Apr 24, 2009

Texas Moves to Foster Solar Power

State Senate Passes Bill Offering $500 Million to Subsidize Small-Scale Users

AUSTIN, Texas -- The Texas state legislature is expected to soon approve one of the largest subsidy programs for solar-power in the U.S.

Long a leader in oil and natural gas-based energy, Texas embraced wind power years ago and generates more electricity from wind than any other state. Building on that, the state senate on Tuesday overwhelmingly approved $500 million over five years for a rebate program to encourage solar-power installations, while a senate committee advanced a bill that would mandate a roughly 60% increase in electricity derived from renewable sources other than wind.

At least 30% of the $500 million -- which is to come from electric-bill fees -- would be dedicated to small-scale installations. The legislation also bars homeowners associations from prohibiting residential solar panels. The bill awaits a vote by the Texas House of Representatives.

Jim Marston, head of the Texas chapter of Environmental Defense, said he expects the rebates would bring Texas about 250 to 500 megawatts of solar-power generation, which now costs more than other electricity sources but is being buoyed by government support and falling manufacturing costs. That is roughly equivalent to the output from a natural-gas power plant.

There are currently 590 megawatts of solar generating capacity in the U.S., according to the federal Energy Information Administration, and that is expected to grow to 900 megawatts by 2014.

Raymond Walker, general counsel of Standard Renewable Energy, a Houston company that installs solar panels for homes and businesses, said he was encouraged. The bill, he said, "signals to the industry that Texas is a good place to do business for the renewable-energy industry."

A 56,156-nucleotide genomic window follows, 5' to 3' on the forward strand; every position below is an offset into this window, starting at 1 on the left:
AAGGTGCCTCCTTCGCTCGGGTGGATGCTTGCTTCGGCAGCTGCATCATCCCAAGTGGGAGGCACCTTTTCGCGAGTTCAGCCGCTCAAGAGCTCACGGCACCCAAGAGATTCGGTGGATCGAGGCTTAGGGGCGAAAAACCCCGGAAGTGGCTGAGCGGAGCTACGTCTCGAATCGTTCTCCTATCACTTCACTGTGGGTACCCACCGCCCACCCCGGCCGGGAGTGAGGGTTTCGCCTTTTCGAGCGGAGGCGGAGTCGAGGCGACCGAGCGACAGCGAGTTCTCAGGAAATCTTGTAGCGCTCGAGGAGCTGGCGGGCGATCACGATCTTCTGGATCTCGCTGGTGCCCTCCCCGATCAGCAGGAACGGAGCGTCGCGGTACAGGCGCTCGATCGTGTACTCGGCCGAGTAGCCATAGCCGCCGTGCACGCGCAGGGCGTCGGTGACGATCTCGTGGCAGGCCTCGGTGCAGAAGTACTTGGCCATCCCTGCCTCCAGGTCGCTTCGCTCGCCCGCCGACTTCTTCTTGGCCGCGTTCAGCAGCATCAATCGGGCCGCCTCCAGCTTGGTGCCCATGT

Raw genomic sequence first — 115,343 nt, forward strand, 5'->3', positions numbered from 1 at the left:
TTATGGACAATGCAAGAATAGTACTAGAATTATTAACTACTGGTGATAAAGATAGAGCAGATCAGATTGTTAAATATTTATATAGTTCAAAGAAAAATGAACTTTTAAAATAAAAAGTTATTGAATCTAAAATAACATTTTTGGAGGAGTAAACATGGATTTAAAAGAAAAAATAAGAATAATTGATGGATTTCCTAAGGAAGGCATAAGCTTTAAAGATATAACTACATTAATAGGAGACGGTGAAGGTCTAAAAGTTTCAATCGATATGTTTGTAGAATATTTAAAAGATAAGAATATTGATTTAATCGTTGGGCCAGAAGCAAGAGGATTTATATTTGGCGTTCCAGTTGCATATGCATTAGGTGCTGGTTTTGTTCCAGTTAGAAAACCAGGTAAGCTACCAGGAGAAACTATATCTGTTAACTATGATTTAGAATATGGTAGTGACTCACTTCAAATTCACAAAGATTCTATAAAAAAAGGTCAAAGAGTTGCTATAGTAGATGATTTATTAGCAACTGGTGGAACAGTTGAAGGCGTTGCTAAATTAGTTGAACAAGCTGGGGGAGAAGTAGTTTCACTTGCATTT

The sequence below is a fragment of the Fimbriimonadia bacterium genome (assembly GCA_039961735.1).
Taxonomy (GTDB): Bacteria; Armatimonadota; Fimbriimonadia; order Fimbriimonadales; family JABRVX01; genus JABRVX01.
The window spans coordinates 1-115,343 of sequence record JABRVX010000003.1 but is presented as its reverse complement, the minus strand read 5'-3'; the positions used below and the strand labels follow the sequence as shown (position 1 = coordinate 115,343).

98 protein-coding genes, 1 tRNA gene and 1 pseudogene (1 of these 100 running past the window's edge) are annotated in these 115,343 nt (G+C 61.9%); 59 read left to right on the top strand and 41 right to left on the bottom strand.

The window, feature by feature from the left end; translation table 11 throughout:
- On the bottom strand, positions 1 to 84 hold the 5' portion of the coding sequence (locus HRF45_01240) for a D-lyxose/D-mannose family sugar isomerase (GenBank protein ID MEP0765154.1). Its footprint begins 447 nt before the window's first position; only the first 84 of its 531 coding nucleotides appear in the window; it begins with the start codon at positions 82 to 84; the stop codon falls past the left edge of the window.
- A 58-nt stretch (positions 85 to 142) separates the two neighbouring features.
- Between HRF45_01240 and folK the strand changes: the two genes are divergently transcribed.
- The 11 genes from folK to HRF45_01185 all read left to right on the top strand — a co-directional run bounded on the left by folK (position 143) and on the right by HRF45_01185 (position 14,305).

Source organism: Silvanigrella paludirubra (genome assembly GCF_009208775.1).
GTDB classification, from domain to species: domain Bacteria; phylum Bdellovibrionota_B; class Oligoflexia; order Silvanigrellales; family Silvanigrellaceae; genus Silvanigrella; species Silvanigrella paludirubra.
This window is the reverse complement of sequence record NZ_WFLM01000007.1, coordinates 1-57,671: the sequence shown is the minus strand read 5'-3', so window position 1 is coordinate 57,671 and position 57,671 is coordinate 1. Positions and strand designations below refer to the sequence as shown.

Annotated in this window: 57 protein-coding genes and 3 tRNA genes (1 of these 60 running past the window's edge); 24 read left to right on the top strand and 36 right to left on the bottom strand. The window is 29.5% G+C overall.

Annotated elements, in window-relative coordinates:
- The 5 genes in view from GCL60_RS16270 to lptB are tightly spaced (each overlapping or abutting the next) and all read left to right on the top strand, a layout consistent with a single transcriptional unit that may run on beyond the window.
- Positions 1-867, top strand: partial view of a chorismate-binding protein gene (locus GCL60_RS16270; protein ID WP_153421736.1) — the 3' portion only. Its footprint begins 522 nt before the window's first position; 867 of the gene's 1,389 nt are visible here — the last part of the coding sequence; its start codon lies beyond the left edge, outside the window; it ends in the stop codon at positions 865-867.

One potential drawback is the price at which homeowners would be able sell their excess solar power to utilities -- an important factor in calculating how long it takes to recover the cost of installing solar panels. The bill requires that utilities purchase surpluses at a "fair market price," which can be 20% less than the going rate for retail electricity.

Other states require utilities to match the going rate when buying excess solar power, said Rusty Haynes, a program manager at the North Carolina Solar Center, a government-funded information clearinghouse. That discrepancy will slow the adaptation by Texans, he said.

The bill approved by the senate panel, meanwhile, would require that Texas get 3,000 megawatts -- about 3.8% -- of its electricity from renewable sources other than wind. Texas already mandates that more than 5,000 megawatts come from wind. Solar advocates say this will help jumpstart a solar-manufacturing industry in Texas.

"These new bills would bring [Texas] into the forefront of states that have solar incentives and possibly help make them a leading producer of solar electricity," said Glen Andersen, who tracks renewable energy for the National Conference of State Legislatures.

Other states are being even more aggressive on this front. A new Arizona law requires that 4.5% of its electricity come from solar power by 2025, and New Mexico is aiming for 4% by 2020. California is considering a requirement that the state get 33% of its electricity from renewable sources by 2020.

Write to Russell Gold at russell.gold@wsj.com

4/23/09

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